Actors Seeking Influence/Caution: Falling Art/Vote Early and Often/Holzman Takes a Gamble | Culture Club | Chicago Reader

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Actors Seeking Influence/Caution: Falling Art/Vote Early and Often/Holzman Takes a Gamble

Shirley Mordine, Linda Solotaire, and Anthony Adler's new Evanston arts coalition won't answer to the city. Maybe that's why the city is listening.

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Actors Seeking Influence

Remember when developers were vying to do the Church Street Plaza in downtown Evanston? "One of the ideas on the table was a new performing arts center," says Anthony Adler, a founder of the Actors Gymnasium, housed in the city's aging Noyes Cultural Arts Center. "It was a haphazard process," complains Adler. "No one had done a study to find out what would be needed. It seemed clear to me that it was just a bargaining chip."

The performing arts center had been touted as one reason to go with Arthur Hill over another developer, Adler says, but apparently neither the city nor the developer was serious about it: "It just died." To the scattered members of Evanston's performing arts community, it was another sign that their craft is slighted in a town that prides itself on cultural vibrancy but, says producer and director Linda Solotaire, "tends to focus on the visual arts." Frustrated by the limitations of an arts council that's merely an offshoot of the Evanston recreation department, and without any other means of taking action, a few of them came together to start a grassroots organization.

After a year of getting its act together, the Evanston Performing Arts Coalition is launching its first public programs--a series of forums beginning with one on June 4 exploring the efficacy of the Evanston Arts Council. That panel will include Evanston mayor Lorraine H. Morton and the arts council's new administrator (on the job since mid-January), Harmon Greenblatt. Future forums will take up festivals, audience development, and the need for a new center. The coalition aims to "advance the performing arts and artists in Evanston." Membership is open to individuals ($35 per year), organizations ($75), and students ($15). Adler, whom you may remember as a Reader theater critic, can be reached at the Actors Gymnasium, 847-328-2795.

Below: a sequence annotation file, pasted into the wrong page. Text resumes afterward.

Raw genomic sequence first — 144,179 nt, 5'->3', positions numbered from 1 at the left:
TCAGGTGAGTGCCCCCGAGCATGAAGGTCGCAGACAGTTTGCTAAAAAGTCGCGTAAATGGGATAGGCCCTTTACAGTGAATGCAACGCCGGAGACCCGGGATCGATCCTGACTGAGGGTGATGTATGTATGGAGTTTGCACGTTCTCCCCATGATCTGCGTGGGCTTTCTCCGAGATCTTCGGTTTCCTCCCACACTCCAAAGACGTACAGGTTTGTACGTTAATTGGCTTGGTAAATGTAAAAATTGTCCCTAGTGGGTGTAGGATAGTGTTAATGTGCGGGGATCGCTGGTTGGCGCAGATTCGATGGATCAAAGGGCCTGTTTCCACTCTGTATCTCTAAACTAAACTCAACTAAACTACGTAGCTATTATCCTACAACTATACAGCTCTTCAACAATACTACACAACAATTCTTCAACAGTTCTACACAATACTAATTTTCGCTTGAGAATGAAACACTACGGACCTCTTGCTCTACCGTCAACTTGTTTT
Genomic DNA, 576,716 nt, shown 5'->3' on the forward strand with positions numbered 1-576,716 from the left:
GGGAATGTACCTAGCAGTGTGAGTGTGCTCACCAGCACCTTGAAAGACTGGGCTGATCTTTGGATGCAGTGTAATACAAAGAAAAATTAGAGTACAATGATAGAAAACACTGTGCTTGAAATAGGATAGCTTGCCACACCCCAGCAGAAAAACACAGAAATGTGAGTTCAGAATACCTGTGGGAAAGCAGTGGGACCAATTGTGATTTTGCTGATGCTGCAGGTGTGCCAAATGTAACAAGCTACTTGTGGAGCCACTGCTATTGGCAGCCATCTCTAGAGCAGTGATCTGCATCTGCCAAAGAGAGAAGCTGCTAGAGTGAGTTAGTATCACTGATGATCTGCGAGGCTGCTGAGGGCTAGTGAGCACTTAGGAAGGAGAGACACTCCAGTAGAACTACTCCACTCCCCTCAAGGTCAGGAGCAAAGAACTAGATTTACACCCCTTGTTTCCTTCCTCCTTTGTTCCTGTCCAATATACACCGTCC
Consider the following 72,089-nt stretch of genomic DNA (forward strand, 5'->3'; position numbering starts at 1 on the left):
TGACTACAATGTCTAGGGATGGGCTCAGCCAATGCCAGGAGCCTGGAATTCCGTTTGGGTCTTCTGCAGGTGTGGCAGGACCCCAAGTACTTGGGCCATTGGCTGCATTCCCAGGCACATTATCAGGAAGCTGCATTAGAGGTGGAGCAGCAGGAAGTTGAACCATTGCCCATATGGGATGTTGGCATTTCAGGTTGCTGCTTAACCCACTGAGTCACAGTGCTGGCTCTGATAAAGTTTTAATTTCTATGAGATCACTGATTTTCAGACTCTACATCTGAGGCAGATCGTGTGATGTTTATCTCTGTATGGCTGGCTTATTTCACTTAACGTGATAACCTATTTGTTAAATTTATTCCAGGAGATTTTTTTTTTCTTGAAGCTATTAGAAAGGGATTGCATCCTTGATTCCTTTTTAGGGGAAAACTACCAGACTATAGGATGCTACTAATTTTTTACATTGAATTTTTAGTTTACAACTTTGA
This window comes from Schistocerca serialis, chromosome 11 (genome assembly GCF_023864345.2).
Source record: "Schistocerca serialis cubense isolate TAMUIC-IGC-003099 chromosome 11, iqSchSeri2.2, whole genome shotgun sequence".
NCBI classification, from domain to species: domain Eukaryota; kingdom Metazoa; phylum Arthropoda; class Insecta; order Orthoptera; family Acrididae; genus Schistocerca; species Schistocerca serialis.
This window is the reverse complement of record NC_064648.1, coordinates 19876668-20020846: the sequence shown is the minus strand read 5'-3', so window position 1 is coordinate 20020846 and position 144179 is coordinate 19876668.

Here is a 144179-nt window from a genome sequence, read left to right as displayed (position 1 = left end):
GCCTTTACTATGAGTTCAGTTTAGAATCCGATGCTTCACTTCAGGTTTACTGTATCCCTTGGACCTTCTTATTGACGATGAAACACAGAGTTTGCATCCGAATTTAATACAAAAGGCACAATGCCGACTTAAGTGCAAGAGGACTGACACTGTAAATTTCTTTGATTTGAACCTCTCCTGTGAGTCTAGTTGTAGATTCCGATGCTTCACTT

Caution: Falling Art

A curator's nightmare unfolded a few weeks ago in the hushed fourth-floor galleries of the Museum of Contemporary Art. While taking in a show from the museum's own collection, one weary visitor leaned against The Cabinet of Frank Gilmore, a mixed-media sculpture by Matthew Barney. As we hear it, the four-legged cabinet toppled and shattered with a crash that reverberated in an adjacent gallery, startling another patron who then walked into Picasso 2000, a bigger-than-life polyvinyl resin statue of the artist by Maurizio Cattelan. Picasso wobbled on its footing and then plunged to the floor as well, suffering damage to its head. The Cattelan was at the MCA on loan from a private owner. Both pieces are reparable, says museum spokesperson Sally Blanks. "We were really fortunate both artists are living and actively participating in the repairs." Nothing like this ever happened at the museum before, says Blanks. She declined to estimate the value of the pieces or the cost of repairs.